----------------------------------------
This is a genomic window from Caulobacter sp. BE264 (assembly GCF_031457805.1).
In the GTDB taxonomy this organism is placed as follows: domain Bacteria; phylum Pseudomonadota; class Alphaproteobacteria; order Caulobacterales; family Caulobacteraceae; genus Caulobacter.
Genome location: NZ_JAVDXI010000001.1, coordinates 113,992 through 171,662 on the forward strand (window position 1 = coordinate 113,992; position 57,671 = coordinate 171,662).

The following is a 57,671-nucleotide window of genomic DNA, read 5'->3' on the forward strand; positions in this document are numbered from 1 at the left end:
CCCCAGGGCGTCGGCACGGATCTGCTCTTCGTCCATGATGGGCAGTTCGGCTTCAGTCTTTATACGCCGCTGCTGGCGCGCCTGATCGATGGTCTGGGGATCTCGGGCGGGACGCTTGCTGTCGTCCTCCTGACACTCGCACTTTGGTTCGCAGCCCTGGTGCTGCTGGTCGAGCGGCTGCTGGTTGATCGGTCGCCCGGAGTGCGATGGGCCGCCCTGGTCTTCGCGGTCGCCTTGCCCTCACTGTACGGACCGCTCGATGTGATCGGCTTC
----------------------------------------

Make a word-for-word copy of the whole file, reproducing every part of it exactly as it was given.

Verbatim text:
This is a genomic window from Caulobacter sp. BE264 (assembly GCF_031457805.1).
In the GTDB taxonomy this organism is placed as follows: domain Bacteria; phylum Pseudomonadota; class Alphaproteobacteria; order Caulobacterales; family Caulobacteraceae; genus Caulobacter.
Genome location: NZ_JAVDXI010000001.1, coordinates 113,992 through 171,662 on the forward strand (window position 1 = coordinate 113,992; position 57,671 = coordinate 171,662).

The following is a 57,671-nucleotide window of genomic DNA, read 5'->3' on the forward strand; positions in this document are numbered from 1 at the left end:
CCCCAGGGCGTCGGCACGGATCTGCTCTTCGTCCATGATGGGCAGTTCGGCTTCAGTCTTTATACGCCGCTGCTGGCGCGCCTGATCGATGGTCTGGGGATCTCGGGCGGGACGCTTGCTGTCGTCCTCCTGACACTCGCACTTTGGTTCGCAGCCCTGGTGCTGCTGGTCGAGCGGCTGCTGGTTGATCGGTCGCCCGGAGTGCGATGGGCCGCCCTGGTCTTCGCGGTCGCCTTGCCCTCACTGTACGGACCGCTCGATGTGATCGGCTTC